Gaza Witnesses Deadliest Night with Over 700 Killed in Israeli Airstrikes

Gaza Witnesses Deadliest Night with Over 700 Killed in Israeli Airstrikes

In a devastating escalation of violence, more than 700 Palestinians lost their lives during overnight Israeli air raids on Gaza, marking the highest 24-hour death toll since the commencement of Israel's bombardment of the besieged region earlier this month.


On Tuesday, the Israeli military confirmed striking over 400 "Hamas targets" and claimed the deaths of numerous Hamas fighters in these assaults. It also cautioned that achieving its objective of dismantling the Palestinian group would require additional time.

Israel's military offensive in Gaza was launched in response to a surprise attack by Hamas fighters that resulted in the deaths of at least 1,400 people in southern Israel on October 7.

The Gaza health ministry, under Hamas governance, has reported that the Israeli offensive has resulted in the deaths of at least 5,791 Palestinians, including 2,360 children.

A staggering 704 lives were lost in the preceding 24 hours alone, as revealed by the ministry on Tuesday.

Ministry spokesperson Ashraf Al-Qidra characterized this grim statistic as the highest daily death toll recorded during the two-week Israeli bombing campaign.

Palestinians rescue a survivor of Israeli bombardment of the Gaza Strip in Nusseirat refugee camp

Gaza correspondent for Al Jazeera, Youmna ElSayed, described the dire situation: "Thousands of families have been instantly displaced; it's just full of rubble and debris everywhere. You can hear the sound of drones and Israeli jets in the sky. Everyone says, everyone feels that there is no safe place in the Strip to be in anymore."

The Israeli military announced that three Hamas deputy commanders were among those killed in the airstrikes.

Eyewitnesses and health officials reported that numerous residential buildings were hit, including some in southern Gaza, where Israel had advised civilians to seek shelter.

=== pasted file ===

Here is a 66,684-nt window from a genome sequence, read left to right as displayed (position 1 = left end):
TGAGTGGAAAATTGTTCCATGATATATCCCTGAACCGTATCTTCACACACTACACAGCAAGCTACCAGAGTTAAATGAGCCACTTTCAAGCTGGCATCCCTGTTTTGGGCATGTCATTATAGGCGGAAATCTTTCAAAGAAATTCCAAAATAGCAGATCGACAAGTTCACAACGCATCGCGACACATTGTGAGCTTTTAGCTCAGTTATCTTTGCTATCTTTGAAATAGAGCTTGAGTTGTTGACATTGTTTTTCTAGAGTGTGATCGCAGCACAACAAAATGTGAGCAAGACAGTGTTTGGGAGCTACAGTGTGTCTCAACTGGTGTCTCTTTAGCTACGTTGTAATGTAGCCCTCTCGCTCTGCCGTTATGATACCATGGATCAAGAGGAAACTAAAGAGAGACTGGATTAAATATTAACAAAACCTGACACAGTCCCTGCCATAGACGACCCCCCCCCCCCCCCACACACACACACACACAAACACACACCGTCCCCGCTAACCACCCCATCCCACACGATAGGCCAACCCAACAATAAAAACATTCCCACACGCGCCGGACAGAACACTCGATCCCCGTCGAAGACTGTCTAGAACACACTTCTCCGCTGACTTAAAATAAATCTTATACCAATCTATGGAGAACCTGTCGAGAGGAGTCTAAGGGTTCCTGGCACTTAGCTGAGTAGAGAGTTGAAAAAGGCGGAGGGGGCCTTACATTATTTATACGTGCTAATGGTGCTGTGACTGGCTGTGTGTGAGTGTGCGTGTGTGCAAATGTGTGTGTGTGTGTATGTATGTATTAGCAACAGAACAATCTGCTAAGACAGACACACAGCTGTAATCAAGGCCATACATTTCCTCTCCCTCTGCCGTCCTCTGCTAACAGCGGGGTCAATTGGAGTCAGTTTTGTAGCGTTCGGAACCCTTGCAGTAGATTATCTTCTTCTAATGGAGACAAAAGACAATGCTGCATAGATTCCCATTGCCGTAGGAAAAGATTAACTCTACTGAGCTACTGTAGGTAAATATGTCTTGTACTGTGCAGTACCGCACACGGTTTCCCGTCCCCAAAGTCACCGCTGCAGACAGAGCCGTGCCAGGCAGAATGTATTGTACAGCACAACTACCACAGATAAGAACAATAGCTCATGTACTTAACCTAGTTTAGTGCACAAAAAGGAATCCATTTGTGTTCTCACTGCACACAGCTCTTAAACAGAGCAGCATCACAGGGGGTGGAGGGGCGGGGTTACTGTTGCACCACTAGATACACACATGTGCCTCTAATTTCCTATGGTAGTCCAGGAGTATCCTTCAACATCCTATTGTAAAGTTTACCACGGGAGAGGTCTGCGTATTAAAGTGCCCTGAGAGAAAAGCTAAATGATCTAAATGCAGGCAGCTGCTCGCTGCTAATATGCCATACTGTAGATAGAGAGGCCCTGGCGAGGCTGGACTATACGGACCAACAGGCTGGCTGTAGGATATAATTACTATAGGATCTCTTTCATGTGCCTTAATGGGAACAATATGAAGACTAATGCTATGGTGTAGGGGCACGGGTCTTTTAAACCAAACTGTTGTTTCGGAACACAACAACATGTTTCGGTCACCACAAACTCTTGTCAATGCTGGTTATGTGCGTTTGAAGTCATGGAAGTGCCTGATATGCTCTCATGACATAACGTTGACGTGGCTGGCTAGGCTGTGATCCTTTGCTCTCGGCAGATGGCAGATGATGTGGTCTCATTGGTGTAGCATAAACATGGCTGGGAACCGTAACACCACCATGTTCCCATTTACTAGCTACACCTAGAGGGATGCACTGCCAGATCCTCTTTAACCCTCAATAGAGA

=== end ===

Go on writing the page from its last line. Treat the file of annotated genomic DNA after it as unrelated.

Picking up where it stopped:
In addition to the relentless airstrikes, Israel has imposed a comprehensive blockade on Gaza, severely restricting access to food, water, medicine, and fuel. Over 40 medical facilities have had to halt operations due to shortages and damage caused by the bombings, according to the health ministry spokesperson.

While a few aid trucks have crossed from Egypt into Gaza since Sunday, the United Nations has sounded the alarm about a looming "humanitarian catastrophe" if aid deliveries are not substantially increased.

A Palestinian carries a child casualty at the site of an Israeli strike

Jeremy Laurence, spokesperson for the Office of the UN High Commissioner for Human Rights (OHCHR), stressed, "The aid which resumed from Egypt over the weekend is a mere drop in the ocean of what is needed."

Fuel, a crucial commodity omitted from the deliveries due to an agreement with Israel, has been identified as an urgent requirement by the United Nations Relief and Works Agency for Palestine Refugees in the Near East (UNRWA). Tamara Alrifai, UNRWA spokesperson, emphasized the vital role of fuel, stating, "Without fuel, the trucks themselves cannot move, and the generators cannot produce electricity for hospitals, bakeries, and the water desalination plant."

On Tuesday, UN humanitarian agencies appealed urgently for unimpeded access to provide aid to Gaza, as the situation in the territory reached a critical juncture.

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